It wants to fix tariffs of several wind power projects at Rs 2.25 per unit, claiming that shift in market dynamics and technological interventions hardly justified the Rs 4.84 per unit tariff the earlier government agreed to pay.
The Andhra Pradesh government’s move to revise renewable power purchase agreements (PPAs) in the wake of the ‘high tariffs’ could put additional stress on about 5.2 gigawatt (GW) of wind and solar energy projects with an estimated debt exposure of over `21,000 crore, according to a Crisil report. Nearly half of the above capacities are “higher risk of default since they lack liquidity support beyond project level,” the rating agency said.
Analysts had earlier said the PPA revisions would exacerbate the problem of delayed payments by the discoms, crippling the debt servicing capabilities of many projects.
As FE reported earlier, AP discoms, with FY19 losses of `1,563 crore, have already been delaying payments to renewable generators by 6-12 months. Their estimated outstanding dues to renewable generators stood at a whopping Rs 2,800 crore at the beginning of FY20.
The state sourced 18% of its electricity from renewable energy sources in FY19; it houses about 12% of the country’s wind and solar capacity. According to Crisil, projects backed by financially strong companies may get a temporary lifeline, but the rest lack liquidity support beyond project level and would be hurt most by irregular payments. “Any prolonged delay would put about 2.6 GW with nearly Rs 10,600 crore of debt at immediate risk of default in debt servicing as these projects would have no other liquidity support apart from project-level liquidity reserves typically around six months of debt servicing,” Ankit Hakhu, associate director, Crisil Ratings, said.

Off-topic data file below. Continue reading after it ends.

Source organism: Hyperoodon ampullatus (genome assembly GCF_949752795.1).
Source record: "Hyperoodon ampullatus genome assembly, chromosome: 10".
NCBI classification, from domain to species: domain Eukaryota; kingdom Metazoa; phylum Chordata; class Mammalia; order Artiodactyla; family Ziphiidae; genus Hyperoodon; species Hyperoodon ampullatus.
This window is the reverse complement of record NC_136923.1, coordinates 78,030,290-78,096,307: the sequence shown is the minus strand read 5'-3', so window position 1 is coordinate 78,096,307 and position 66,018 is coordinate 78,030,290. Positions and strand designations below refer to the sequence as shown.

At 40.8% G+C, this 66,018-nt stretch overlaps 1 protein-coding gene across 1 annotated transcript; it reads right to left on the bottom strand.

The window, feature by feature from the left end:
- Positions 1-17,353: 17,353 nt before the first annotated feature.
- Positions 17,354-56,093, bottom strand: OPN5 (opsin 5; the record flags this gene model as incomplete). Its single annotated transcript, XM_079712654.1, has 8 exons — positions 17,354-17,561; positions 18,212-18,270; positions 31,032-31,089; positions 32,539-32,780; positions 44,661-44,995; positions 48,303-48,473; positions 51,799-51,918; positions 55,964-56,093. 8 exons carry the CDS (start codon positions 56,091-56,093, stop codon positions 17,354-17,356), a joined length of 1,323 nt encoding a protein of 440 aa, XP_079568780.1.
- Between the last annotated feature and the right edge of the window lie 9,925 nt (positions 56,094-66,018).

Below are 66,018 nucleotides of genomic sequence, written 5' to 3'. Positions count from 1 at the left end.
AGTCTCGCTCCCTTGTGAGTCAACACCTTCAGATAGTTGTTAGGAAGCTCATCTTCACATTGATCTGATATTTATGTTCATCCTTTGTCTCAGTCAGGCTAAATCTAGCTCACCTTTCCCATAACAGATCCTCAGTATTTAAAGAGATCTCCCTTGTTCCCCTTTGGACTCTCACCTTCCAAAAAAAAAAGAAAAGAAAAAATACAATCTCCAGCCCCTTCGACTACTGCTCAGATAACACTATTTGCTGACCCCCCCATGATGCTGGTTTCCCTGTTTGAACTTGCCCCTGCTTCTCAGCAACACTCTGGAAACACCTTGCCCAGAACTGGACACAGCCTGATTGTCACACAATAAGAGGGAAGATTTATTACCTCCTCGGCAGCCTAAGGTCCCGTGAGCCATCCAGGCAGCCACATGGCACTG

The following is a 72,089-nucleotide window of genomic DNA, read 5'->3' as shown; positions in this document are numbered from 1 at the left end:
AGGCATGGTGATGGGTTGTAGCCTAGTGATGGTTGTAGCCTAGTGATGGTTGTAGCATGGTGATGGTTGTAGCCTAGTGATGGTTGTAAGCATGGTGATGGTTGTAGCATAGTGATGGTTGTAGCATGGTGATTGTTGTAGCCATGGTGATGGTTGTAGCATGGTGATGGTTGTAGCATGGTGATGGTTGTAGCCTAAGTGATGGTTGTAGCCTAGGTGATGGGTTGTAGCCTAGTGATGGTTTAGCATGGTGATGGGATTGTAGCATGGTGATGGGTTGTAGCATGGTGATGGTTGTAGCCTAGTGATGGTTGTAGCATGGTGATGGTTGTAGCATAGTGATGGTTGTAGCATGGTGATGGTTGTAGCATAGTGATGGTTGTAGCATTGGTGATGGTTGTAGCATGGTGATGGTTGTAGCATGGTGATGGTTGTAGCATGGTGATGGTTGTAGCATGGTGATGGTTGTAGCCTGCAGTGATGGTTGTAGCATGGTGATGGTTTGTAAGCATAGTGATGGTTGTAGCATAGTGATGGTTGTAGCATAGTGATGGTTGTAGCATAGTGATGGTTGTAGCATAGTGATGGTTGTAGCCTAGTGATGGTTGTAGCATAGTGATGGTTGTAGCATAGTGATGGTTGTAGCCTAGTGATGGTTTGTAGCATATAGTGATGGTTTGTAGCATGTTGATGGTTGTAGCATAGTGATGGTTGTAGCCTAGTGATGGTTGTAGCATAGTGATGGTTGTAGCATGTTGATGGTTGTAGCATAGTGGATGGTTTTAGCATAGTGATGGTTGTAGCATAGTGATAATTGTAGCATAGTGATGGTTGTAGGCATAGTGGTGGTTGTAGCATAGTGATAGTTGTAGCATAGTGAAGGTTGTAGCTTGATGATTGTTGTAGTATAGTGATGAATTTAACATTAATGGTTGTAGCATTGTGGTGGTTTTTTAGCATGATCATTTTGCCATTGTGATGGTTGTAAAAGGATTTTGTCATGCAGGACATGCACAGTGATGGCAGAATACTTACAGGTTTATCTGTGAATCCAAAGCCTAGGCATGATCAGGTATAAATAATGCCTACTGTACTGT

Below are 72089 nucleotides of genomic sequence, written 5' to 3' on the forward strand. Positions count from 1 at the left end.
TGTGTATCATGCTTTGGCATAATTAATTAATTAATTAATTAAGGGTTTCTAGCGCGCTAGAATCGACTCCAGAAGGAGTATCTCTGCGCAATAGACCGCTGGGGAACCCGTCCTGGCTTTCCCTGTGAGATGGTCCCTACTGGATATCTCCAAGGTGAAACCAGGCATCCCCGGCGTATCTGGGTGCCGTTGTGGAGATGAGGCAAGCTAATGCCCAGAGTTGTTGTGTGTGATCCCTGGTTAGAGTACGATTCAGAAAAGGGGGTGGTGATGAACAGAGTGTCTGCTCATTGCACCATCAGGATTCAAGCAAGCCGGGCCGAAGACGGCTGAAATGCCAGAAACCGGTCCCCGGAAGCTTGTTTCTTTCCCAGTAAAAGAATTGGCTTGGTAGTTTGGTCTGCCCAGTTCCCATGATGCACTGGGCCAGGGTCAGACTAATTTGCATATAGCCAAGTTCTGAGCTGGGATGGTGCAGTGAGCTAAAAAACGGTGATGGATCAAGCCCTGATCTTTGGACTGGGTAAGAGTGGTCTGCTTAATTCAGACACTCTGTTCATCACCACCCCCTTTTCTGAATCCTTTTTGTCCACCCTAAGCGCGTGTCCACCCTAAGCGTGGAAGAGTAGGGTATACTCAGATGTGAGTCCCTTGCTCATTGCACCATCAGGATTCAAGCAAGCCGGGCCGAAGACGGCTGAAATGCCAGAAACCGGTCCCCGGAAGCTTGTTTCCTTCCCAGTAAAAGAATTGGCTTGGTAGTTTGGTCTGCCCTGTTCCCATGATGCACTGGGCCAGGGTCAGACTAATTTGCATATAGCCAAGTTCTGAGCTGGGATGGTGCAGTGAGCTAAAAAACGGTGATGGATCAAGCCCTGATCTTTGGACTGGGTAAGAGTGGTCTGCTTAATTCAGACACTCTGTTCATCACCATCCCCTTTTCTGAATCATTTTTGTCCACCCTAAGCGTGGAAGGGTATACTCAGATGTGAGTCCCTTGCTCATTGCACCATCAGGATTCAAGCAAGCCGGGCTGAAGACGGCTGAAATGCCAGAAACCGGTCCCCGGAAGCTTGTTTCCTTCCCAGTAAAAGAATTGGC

The new government in Andhra Pradesh has formed a committee to revise “abnormally priced wind and solar” PPAs, saying these might have been inked with “malafide intentions” and could have “resulted in unjustified burden on the consumers of the state”. It wants to fix tariffs of several wind power projects at Rs 2.25 per unit, claiming that shift in market dynamics and technological interventions hardly justified the Rs 4.84 per unit tariff the earlier government agreed to pay.
In an attempt to persuade Andhra Pradesh CM YS Jaganmohan Reddy against revising PPAs, Union power minister RK Singh has asked state to take a cautious approach in this matter, stating that “if an impression goes out that the rule of law does not prevail or the contracts are not honoured, then the investments will dry up and growth will come to a halt.”